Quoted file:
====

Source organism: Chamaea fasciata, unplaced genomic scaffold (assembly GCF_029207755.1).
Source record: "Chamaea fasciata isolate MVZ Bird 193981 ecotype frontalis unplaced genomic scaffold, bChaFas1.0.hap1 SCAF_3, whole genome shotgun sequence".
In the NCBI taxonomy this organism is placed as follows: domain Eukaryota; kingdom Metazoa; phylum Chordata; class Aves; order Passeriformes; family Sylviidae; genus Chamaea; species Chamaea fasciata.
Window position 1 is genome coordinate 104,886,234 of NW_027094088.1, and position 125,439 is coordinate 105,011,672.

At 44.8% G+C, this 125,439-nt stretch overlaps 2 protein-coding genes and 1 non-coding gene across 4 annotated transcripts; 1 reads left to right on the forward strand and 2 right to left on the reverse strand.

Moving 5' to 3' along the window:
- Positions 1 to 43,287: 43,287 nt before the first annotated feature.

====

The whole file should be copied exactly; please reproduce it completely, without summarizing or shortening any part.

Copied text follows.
Source organism: Chamaea fasciata, unplaced genomic scaffold (assembly GCF_029207755.1).
Source record: "Chamaea fasciata isolate MVZ Bird 193981 ecotype frontalis unplaced genomic scaffold, bChaFas1.0.hap1 SCAF_3, whole genome shotgun sequence".
In the NCBI taxonomy this organism is placed as follows: domain Eukaryota; kingdom Metazoa; phylum Chordata; class Aves; order Passeriformes; family Sylviidae; genus Chamaea; species Chamaea fasciata.
Window position 1 is genome coordinate 104,886,234 of NW_027094088.1, and position 125,439 is coordinate 105,011,672.

At 44.8% G+C, this 125,439-nt stretch overlaps 2 protein-coding genes and 1 non-coding gene across 4 annotated transcripts; 1 reads left to right on the forward strand and 2 right to left on the reverse strand.

Moving 5' to 3' along the window:
- Positions 1 to 43,287: 43,287 nt before the first annotated feature.